An ordinance drafted by the mayor of Lima, Peru is intended to legalize gay ideology in the city, according to a city council member.
Manuel Cardenas Munoz, who leads the effort to pass the ordinance, said that it would force establishments to post notices that say, “This city and this establishment promotes equality on the basis of gender identity and sexual orientation.”
The purpose of the ordinance is “to legalize a series of problems that the LGBT (lesbian, gay, bisexual and transsexual) community has,” confirmed Cardenas in a telephone interview with CNA on June 24.
It would require establishments to allow expressions of homosexual affection. Businesses that do not comply would be subject to fines or even closure.
The ordinance would not apply to churches, military and police facilities, and other places “outside the jurisdiction” of the city council, he said.
However, Cardenas noted that the ordinance would require schools and “cultural organizations” “to not discriminate against children, young people and teenagers, because of their sexual orientation, and would require them to be enrolled.” Schools that refuse to comply or that violate the ordinance would be subject to sanctions, he added.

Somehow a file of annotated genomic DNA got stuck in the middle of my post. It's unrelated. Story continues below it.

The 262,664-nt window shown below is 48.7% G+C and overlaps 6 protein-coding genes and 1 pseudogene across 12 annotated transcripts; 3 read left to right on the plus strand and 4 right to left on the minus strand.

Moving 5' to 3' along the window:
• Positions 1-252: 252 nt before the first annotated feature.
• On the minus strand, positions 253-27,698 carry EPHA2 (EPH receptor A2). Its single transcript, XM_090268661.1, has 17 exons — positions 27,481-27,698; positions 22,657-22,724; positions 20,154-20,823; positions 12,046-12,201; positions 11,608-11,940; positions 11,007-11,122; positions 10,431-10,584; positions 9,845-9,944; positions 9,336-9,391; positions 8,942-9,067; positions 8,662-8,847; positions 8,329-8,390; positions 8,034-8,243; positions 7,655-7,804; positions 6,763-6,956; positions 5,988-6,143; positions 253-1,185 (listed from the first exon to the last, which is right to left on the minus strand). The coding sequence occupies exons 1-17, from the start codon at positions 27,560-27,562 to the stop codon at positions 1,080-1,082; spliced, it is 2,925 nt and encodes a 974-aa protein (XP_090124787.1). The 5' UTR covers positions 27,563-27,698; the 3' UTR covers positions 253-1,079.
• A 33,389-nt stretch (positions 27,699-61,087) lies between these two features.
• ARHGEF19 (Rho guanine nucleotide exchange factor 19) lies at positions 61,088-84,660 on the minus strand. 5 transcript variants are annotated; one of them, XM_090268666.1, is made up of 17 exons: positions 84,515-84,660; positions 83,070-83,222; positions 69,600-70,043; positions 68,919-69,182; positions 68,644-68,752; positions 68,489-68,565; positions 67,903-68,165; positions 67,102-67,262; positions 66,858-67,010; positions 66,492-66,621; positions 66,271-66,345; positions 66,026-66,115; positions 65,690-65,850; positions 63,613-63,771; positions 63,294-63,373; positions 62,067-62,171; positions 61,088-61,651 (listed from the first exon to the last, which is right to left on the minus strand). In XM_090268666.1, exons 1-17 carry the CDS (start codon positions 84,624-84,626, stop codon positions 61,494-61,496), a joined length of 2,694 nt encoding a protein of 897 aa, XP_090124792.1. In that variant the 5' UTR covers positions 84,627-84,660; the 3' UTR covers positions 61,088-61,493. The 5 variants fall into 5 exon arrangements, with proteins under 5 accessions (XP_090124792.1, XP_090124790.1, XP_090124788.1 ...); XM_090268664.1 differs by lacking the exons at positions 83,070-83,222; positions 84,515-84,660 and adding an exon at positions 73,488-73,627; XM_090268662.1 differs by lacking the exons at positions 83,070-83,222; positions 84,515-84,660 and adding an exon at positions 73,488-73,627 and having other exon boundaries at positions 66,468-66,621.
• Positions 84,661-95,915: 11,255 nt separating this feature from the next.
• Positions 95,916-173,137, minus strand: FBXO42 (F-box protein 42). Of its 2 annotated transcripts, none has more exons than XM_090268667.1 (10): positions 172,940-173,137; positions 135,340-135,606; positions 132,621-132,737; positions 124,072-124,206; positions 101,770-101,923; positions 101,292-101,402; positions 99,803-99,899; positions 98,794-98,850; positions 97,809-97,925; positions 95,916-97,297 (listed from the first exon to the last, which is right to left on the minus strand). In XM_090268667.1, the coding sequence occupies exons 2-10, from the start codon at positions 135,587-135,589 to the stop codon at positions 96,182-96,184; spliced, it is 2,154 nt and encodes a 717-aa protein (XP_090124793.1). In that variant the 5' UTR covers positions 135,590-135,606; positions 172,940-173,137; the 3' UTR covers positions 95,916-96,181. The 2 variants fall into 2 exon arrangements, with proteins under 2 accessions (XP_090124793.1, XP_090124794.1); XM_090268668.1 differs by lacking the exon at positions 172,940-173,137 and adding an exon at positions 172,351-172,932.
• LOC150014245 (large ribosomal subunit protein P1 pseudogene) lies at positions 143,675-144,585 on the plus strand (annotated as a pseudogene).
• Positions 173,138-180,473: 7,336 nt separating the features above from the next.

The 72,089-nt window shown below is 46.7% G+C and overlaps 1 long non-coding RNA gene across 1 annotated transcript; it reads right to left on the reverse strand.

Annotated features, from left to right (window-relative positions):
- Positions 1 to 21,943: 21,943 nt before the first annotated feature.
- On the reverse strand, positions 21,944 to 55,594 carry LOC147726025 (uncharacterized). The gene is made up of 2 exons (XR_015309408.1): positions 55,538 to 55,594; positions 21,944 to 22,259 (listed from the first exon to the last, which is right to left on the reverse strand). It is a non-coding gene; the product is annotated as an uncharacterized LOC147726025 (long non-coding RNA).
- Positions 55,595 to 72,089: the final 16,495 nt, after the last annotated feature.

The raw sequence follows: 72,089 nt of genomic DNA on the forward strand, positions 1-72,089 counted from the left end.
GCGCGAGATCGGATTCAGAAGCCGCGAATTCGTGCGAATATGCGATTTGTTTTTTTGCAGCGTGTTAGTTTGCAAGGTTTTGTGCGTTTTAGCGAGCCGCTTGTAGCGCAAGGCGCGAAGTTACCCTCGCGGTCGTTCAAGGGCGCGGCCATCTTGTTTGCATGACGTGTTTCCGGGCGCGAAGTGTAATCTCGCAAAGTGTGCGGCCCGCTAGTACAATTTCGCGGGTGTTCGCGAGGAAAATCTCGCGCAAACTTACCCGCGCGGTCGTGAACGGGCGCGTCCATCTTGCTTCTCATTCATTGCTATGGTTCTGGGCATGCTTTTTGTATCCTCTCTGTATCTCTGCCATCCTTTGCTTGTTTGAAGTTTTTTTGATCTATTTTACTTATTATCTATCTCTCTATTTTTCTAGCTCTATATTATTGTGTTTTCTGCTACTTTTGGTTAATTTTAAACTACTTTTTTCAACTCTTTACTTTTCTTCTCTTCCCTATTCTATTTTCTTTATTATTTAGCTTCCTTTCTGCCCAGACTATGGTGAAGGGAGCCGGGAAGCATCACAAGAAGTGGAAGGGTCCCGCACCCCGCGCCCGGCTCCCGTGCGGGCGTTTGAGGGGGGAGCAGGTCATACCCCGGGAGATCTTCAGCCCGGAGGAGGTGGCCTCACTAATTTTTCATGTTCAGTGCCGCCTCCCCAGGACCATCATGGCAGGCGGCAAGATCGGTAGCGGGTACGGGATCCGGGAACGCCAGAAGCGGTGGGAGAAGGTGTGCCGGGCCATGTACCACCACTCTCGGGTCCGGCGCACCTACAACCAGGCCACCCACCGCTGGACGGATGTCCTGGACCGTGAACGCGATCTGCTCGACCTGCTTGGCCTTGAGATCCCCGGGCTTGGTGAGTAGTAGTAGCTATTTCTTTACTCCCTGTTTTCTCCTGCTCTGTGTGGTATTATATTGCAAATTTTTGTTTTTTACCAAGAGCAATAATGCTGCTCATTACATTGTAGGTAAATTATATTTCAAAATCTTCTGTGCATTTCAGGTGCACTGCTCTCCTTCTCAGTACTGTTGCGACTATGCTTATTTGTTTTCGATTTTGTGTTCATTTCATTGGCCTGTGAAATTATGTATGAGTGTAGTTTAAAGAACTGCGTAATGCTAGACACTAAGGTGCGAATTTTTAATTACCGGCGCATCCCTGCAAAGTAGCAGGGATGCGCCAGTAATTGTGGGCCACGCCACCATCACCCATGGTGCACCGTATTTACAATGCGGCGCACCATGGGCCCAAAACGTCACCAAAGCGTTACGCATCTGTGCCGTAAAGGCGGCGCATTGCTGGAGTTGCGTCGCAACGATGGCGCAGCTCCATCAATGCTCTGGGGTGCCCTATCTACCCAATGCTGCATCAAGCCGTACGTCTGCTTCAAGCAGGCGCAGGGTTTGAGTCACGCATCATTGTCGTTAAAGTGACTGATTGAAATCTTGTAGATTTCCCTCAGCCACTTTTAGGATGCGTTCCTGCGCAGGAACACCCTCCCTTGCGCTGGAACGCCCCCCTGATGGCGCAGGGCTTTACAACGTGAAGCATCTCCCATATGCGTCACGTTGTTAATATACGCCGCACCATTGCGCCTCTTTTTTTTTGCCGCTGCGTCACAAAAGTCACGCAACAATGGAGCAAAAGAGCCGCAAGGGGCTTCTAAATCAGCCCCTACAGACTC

Gonzalo Flores, an attorney with the Latin American Consortium on Religious Freedom, said the mayor and city council members are using “the supposed promotion of human rights, specifically that of not allowing discrimination against persons, as a façade” to impose “gender and sexual orientation ideology on the entire community.”
He said it is not true that the Peruvian constitution “prohibits discrimination on the basis of gender or sexual orientation. These terms, which have a very clear ideological bias, are not used by our constitution.”
Lima mayor Susana Villaran is attempting to penalize those persons or institutions that do not think like her, Flores said.
The ordinance would “affect those who practice a Christian creed, as well as the Catholic Church and other entities that view homosexual conduct negatively based on religious reasons or the natural order.” It would constitute a violation of the constitutional protection of freedom of religion, he noted.
The proposal is set to go before the entire city council of Lima sometime in July. It would define sexual orientation and what conduct would be considered discriminatory.
A poll carried out by the CPI agency February 1- 6 this year showed that 75 percent of Peruvians oppose homosexual “marriage.”
Cardenas said the idea for such an ordinance surfaced in late 2010, “when the LGBT community approached us about what kind of willingness existed to pass an anti-discrimination ordinance.”
Cardinal Juan Luis Cipriani of Lima told reporters he hoped the ordinance would not pass. “The mayor should be worrying about more important issues for the city, such as traffic or security issues,” he said.